Parents fully expected to help design and support their children’s learning. Those who wouldn’t otherwise have had the means received public dollars to take time off work and help students. Some worked as tutors, helping to address academic gaps. Others shared their work or hobbies to offer art, music, and career-connected learning experiences. Still others worked as navigators who helped other parents understand their children’s learning goals and find opportunities to meet them—in or out of school. Some discovered they liked working with students so much they wanted to become professional educators, and they found accessible avenues to turn their passions into new careers.

Transparency helped build trust. Parents knew their children’s individual learning goals, as well as the content and skills all students would need to master to graduate ready to thrive as adults. They had access to timely and customized reports on their children’s progress and had access to the curricula they were using—which allowed them, or any other adult who worked with their child, to support the learning process. Parents could see their students making progress and knew that if their child were to encounter obstacles, they could collaborate with their child’s team of educators on a solution. They embraced assessments as essential tools to monitor progress, identify learning needs, and address them.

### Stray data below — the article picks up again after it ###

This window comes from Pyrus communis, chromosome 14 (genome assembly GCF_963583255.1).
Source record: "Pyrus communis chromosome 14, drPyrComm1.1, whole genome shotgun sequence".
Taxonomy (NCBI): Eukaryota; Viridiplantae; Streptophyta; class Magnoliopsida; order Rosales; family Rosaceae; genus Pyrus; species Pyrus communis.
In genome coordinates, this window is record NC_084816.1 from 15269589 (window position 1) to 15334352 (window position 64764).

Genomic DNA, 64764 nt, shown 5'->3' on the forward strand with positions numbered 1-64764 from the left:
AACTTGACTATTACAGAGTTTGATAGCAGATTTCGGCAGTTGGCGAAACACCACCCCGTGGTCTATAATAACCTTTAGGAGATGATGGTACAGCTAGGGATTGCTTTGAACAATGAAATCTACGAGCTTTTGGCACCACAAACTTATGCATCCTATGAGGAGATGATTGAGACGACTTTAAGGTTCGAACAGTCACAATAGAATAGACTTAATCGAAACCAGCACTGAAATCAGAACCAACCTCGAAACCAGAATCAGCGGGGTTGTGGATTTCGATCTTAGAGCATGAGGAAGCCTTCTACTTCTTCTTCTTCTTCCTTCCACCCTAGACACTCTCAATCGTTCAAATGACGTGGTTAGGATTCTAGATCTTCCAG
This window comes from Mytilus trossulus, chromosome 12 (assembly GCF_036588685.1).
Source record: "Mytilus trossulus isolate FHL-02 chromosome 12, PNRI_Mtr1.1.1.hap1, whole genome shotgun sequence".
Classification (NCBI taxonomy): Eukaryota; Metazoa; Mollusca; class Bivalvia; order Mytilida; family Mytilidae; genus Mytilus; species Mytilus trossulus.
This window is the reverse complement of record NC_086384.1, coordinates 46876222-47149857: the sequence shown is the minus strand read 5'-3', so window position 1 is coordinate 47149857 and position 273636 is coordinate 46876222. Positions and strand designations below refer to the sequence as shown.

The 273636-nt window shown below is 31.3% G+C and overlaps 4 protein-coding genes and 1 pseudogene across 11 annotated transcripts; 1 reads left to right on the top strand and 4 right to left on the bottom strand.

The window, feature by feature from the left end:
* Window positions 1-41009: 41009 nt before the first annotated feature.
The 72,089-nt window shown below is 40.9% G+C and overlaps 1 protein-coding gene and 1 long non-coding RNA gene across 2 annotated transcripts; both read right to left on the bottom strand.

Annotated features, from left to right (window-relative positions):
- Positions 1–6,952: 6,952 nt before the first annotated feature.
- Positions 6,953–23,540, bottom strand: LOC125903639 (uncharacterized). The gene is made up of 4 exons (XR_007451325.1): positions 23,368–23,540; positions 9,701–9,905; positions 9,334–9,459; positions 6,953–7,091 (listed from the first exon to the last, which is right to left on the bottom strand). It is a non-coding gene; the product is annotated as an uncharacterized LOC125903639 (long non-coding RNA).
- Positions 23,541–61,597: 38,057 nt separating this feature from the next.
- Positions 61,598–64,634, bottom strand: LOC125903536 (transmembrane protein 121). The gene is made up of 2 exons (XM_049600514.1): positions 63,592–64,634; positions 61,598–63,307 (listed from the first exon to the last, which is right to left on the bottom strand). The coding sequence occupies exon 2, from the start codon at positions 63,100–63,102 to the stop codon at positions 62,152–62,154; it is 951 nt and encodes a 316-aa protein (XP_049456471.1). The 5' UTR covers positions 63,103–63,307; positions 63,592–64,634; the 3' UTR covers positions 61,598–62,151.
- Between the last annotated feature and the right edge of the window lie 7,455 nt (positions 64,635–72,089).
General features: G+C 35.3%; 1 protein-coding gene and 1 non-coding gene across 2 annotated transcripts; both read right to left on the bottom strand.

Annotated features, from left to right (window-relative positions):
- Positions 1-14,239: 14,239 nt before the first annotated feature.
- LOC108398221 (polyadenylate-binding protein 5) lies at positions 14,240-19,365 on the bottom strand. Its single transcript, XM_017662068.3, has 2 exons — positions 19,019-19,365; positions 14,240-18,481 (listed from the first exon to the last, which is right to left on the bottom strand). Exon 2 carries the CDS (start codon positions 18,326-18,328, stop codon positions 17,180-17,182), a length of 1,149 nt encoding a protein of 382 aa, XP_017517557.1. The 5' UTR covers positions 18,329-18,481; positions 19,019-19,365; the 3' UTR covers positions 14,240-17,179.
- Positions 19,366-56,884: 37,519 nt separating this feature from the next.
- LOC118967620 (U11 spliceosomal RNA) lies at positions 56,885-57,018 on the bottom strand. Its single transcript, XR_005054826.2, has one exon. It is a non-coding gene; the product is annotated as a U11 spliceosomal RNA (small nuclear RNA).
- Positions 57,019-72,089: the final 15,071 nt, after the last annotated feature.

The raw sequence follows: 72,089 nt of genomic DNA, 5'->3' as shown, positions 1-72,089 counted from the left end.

Schools became joyful and challenging. Students with disabilities no longer had to choose between class time and essential therapies, because every aspect of schools, including schedules, were designed to prioritize the students with the most complex needs. Older students could participate in internships, community service projects, or work during the day and take classes online or at night. They could sleep later if they needed to or focus on classes in the morning and exploring their interests in the afternoon.

High schools became talent-development centers, where, after mastering basic graduation requirements, every student had access to career and college courses.

Realizing the lasting harm that learning interruptions could have on a generation of students, we had no choice but to ensure that evidence drove instructional decisions. Like medical providers, school systems were required to meet a basic “standard of care” that included evidence-based curriculum and proven interventions, such as high-dosage tutoring.

Choices, options, and diverse providers became core characteristics of a resilient system and necessary tools to achieve true equity. We recognized that students have diverse needs that require diverse solutions, and we designed an education system to deliver them.